|Inside the church of Santa Maria dei Miracoli, one of the twin churches on Piazza del Popolo in Rome, Italy.
Wikipedia: "Santa Maria dei Miracoli and Santa Maria di Montesanto are two churches in Rome.
They are located on the Piazza del Popolo, facing the northern gate of the Aurelian Walls, at the entrance of Via del Corso on the square. The churches are often cited as "twin", due to their similar external appearance: they have indeed some differences, in both plan and exterior details.
Looking from the square, the two churches define the so-called "trident" of streets departing from Piazza del Popolo: starting from the left, Via del Babuino, Via del Corso and Via di Ripetta. The first two are separated by Santa Maria in Montesanto, the latter by Santa Maria dei Miracoli.
The origin of the two churches traces back to the 17th century restoration of what was the main entrance to the Middle Ages and Renaissance Rome, from the Via Flaminia (known as Via Lata and Via del Corso in its urban trait). Pope Alexander VII commissioned the monumental design of the entrance of Via del Corso to architect Carlo Rainaldi. This included two churches with central plant, but the different shapes of the two areas available forced deep modifications to the projects.
Both were financed by cardinal Girolamo Gastaldi, whose crest is present in the two churches. [...]
Santa Maria dei Miracoli was begun in 1675 and finished in 1681. With a circular plan, it has an elegant 18th century bell tower by Girolamo Theodoli and an octagonal cupola. The interior has a rich stucco decoration by Antonio Raggi, Bernini's pupil. The monuments for Cardinals Benedetto and Gastaldi were designed by Carlo Fontana, who also provided design for the cupola and the lamp. The busts in bronze were completed by Girolamo Lucenti. At the high altar is the miraculous image of the Virgin which has given the church its name. The first chapel on the right-hand side has an altar dedicated to Our Lady of Bétharram, named after a shrine near Lourdes.".
• Added to the gallery on Apr 4, 2012
• File size: 2.8 MB
: 3483 (#1914
Inside the Basilica of Santa Croce in Gerusalemme in Rome.
It is one of the Seven Pilgrim Churches of Rome. According to tradition, the basilica was consecrated around 325 to house the Passion Relics brought to Rome from the Holy Land by St. Helena of Constantinople, mother of the Roman Emperor Constantine I. At that time, the basilica floor was covered with soil from Jerusalem, thus acquiring the title in Hierusalem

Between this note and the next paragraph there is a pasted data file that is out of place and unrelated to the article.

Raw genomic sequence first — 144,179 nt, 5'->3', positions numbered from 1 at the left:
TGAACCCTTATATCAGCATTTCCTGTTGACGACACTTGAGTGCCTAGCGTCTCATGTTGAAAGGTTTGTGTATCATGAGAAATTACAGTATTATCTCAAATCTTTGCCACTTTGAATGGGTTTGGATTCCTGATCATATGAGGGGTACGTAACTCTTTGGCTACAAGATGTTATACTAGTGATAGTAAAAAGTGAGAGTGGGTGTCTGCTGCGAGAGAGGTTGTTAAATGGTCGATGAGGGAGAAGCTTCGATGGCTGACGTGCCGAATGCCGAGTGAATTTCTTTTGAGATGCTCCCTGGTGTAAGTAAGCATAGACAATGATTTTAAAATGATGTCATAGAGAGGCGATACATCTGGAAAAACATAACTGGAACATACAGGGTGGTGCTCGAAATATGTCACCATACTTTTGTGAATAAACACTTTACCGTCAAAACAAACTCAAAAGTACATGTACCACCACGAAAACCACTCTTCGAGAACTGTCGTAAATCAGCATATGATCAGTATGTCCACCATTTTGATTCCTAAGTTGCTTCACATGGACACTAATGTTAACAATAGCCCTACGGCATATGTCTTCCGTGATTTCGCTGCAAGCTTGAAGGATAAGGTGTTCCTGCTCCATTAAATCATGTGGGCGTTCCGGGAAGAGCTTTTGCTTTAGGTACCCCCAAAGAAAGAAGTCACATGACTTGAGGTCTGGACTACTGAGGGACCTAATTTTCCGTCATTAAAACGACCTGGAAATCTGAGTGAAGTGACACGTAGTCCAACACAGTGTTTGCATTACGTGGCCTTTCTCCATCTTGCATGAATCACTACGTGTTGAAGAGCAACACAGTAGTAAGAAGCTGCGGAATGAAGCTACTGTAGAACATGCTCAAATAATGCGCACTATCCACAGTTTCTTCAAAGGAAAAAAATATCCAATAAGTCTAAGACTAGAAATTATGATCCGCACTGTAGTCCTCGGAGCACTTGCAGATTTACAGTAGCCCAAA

- it is not dedicated to the Holy Cross which is in Jerusalem, but the church itself is "in Jerusalem" in the sense that a "piece" of Jerusalem was moved to Rome for its foundation.
The church is built around a room in St. Helena's imperial palace, Palazzo Sessoriano, which she adapted to a chapel around the year 320. Some decades later, the chapel was turned into a true basilica, called the Heleniana or Sessoriana. After falling into neglect, the church was restored by Pope Lucius II (1144-1145). In the occasion it assumed a Romanesque appearance, with a nave and two aisles, a belfry and a porch. [...] The apse of church includes frescoes telling the Legends of the True Cross, attributed to Melozzo, to Antoniazzo Romano and Marco Palmezzano. (Text from Wikipedia).
• Added to the gallery on Apr 23, 2013
• File size: 3.8 MB
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The Chapel of the Passion Relics in the Basilica of Santa Croce in Gerusalemme in Rome.
This modern chapel, built in 1930, houses many relics of the Passion of Christ: two thorns from the crown of thorns; a nail from the Crucifixion; the Titulus, part of the Title of the Cross originally bearing the words "Jesus of Nazareth, King of the Jews"; three splinters of the True Cross; a part of the cross of the good thief; fragments from the Pillar of the Scourging; and the finger that Saint Thomas placed in Christ's side.
• Added to the gallery on Jun 2, 2012
• File size: 3.4 MB
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Inside the Basilica of Saint Lawrence outside the Walls (San Lorenzo fuori le mura) in Rome.
"What makes this church so architecturally fascinating is the fact that the present building is formed from the union of two plainly visible structures. As one proceeds down the nave and up the steps to the altar (all belonging to the thirteenth-century building), the capitals and upper shafts of the columns of the original sixth-century church come into view on either side. Leaning over the railing of the chancel, you can see the rest of these columns with their bases and pedestals twelve feet below." (Robert Kahn (Ed.): City Secrets Rome: The Essential Insider’s Guide, 2011).
• Added to the gallery on Jan 10, 2013
• File size: 4.5 MB
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Inside the Basilica of Saint Agnes outside the Walls in Rome.
Wikipedia: The church of Saint Agnes Outside the Wall (Italian: Sant'Agnese fuori la mura) is a titulus church, minor basilica in Rome, on a site sloping down from the Via Nomentana, which runs north-east out of the city, still under its ancient name. What is said to be the remains of Saint Agnes's are below the high altar. The church is over one of the catacombs of Rome, where Agnes was originally buried, and which still may be visited from the church. The church was built by Pope Honorius I in the 7th century, and largely retains its original structure, despite many changes to the decoration. In particular the mosaic in the apse of Agnes, Honorius and another Pope is largely in its original condition.
• Added to the gallery on Jun 12, 2012
• File size: 3.7 MB
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